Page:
Lormac's Reviews > Landing

Landing by Emma Donoghue
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May 13, 2011

it was ok
Read from May 06 to 13, 2011

I wrote this a while ago: So... I pick up this book on CD at the library. First of all, it is by the author of "Room" which I enjoyed. Secondly, the jacket blurb is intriguing: "Sile (pronounced Sheila, BTW) is a sophisticated 39 year old Indian-Irish flight attendant living in Dublin, Ireland; Jude is a 25 year old British-Canadian historian from rural Ireland, Ontario who has never flown before. When their paths cross over the Atlantic, their lives are changed in ways they never expected." OK, what would you think? I am thinking maybe terrorist plot, maybe some sort of family relationship; maybe sort sort of criminal activity one of them is engaged in; even maybe that they are both married to the same man (oh wait, that's "The Pilot's Wife"). But it is certainly intriguing, so anyway... I start listening and find what I am listening to is actually a lesbian romance! Did not see that coming! Now what intrigues me is that I am at the beginning of Disk 4 of nine disks and since they have already consummated the relationship, and it is clear that they are a completely mismatched pair, I cannot fathom where the author is planning on taking the book, plot-wise - will I be faced with a break-up and a reunion that lasts 5 1/2 more disks? Arrrghhh! Or will we finally get to the terrorist plot, criminal activity, or family relationship? .............................................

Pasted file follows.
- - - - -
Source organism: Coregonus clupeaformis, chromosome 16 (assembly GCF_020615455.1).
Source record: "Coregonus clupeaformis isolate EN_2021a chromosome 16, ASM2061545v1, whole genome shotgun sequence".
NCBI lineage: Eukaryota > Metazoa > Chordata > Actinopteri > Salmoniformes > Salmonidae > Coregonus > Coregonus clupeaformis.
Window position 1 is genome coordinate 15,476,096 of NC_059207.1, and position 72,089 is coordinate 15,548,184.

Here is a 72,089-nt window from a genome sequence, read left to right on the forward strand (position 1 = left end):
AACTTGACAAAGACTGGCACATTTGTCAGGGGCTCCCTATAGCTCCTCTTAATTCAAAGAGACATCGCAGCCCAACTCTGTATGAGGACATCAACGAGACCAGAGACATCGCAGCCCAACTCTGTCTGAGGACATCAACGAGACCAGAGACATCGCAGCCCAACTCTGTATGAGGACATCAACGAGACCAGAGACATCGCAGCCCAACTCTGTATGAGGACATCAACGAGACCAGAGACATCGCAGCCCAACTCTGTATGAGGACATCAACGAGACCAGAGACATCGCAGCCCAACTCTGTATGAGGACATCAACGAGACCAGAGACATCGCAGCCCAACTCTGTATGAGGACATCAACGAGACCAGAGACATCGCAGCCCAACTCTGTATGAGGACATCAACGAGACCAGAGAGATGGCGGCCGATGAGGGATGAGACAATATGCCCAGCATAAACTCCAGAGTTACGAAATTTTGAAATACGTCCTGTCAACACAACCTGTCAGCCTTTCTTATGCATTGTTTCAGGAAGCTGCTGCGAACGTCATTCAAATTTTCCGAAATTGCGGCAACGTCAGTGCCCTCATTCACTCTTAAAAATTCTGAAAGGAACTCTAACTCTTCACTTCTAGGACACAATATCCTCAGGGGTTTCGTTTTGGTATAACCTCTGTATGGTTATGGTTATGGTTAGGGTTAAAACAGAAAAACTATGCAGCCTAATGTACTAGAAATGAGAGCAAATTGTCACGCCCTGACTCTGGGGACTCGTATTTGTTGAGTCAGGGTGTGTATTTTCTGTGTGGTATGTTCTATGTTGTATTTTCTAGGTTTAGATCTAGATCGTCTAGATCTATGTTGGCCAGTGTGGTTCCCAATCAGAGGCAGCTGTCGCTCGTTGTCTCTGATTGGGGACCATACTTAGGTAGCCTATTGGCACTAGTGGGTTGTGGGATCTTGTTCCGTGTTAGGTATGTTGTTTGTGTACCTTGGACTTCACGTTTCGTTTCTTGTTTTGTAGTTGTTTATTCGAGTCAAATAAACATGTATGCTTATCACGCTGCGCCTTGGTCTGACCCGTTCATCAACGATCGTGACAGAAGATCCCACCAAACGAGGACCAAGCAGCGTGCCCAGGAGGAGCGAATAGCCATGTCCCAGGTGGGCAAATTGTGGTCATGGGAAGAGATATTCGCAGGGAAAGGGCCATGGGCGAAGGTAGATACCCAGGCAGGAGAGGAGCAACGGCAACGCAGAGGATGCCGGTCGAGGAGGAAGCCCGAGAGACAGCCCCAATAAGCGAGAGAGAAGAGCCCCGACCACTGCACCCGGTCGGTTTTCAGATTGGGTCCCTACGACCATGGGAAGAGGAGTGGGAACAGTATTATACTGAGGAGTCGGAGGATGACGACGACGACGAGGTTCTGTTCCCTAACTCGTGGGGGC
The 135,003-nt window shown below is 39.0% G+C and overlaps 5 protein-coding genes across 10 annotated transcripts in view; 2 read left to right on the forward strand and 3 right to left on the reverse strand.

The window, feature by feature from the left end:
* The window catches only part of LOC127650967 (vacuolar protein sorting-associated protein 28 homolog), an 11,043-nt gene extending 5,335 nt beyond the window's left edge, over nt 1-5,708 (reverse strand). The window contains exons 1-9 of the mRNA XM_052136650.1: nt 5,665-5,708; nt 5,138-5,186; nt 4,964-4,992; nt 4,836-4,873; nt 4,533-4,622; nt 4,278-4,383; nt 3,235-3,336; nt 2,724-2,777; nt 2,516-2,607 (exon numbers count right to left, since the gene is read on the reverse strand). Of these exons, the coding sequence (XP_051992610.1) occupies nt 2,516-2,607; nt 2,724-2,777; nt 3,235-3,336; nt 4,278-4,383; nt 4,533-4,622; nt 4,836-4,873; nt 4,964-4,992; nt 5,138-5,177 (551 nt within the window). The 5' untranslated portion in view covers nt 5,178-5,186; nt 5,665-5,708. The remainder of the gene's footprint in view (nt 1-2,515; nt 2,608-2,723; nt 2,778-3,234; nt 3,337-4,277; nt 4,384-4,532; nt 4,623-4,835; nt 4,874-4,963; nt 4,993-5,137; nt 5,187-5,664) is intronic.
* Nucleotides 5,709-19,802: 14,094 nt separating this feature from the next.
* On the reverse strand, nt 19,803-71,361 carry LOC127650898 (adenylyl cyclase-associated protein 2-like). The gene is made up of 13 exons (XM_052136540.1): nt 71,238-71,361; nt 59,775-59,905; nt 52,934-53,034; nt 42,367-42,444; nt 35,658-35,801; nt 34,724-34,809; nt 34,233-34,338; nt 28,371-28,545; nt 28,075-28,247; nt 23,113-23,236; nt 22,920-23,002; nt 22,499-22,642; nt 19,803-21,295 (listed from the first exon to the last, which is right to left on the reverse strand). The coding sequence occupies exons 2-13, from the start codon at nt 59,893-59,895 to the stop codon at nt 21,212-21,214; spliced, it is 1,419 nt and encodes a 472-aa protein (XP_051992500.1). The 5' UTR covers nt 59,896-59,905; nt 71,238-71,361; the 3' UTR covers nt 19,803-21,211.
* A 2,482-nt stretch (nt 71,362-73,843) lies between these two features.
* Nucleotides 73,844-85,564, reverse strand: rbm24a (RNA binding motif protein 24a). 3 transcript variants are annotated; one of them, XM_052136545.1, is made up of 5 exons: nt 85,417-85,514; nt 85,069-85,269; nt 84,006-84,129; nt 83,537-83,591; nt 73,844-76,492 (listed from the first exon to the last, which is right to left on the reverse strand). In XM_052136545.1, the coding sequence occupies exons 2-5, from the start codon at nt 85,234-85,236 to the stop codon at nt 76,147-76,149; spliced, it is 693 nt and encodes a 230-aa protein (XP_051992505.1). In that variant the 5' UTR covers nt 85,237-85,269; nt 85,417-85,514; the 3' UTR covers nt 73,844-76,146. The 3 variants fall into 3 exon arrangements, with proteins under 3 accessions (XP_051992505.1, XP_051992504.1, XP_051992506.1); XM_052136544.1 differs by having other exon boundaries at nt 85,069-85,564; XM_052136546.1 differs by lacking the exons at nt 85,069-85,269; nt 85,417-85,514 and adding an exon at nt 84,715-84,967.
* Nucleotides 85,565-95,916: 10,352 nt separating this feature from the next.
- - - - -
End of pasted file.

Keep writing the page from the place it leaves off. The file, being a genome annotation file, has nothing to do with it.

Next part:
Okay, I finished it. No terrorist plot, no criminal activity, no surprise long-long family relationship. Just an extremely long and detailed narrative of a long distance romance. Sigh. Two things I learned from listening to this book: (1) It does not matter if the couple is gay or straight, a book about a long distance romance between a couple who has nothing in common except ***!!!LOVE!!!*** is excruciating. Pages of longing with short bursts of weekend visits and subsequent arguments about why the lovers cannot be together forever. "I hate cities." "I hate the country." "I like gourmet coffee." "I like Jack Daniels." "I like designer shoes." "I like flannel shirts." Sigh. Really, this could be anyone's miserable LDR it doesn't matter - gay or straight. (2) Evidently, if you are gay, you do not smile or beam, you 'grin.' If I had a dollar for every time the author used the word 'grin' or 'grinned' or 'grinning', I would have enough money to make up for the time spent listening to this book. By the way, I don't believe it is a spoiler to say that the resolution of this book was so obvious, that it is completely amazing that these two supposedly bright women could not think of it sooner.
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07/09 marked as: read

Comments (showing 1-9 of 9) (9 new)

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message 1: by Lindajc (new)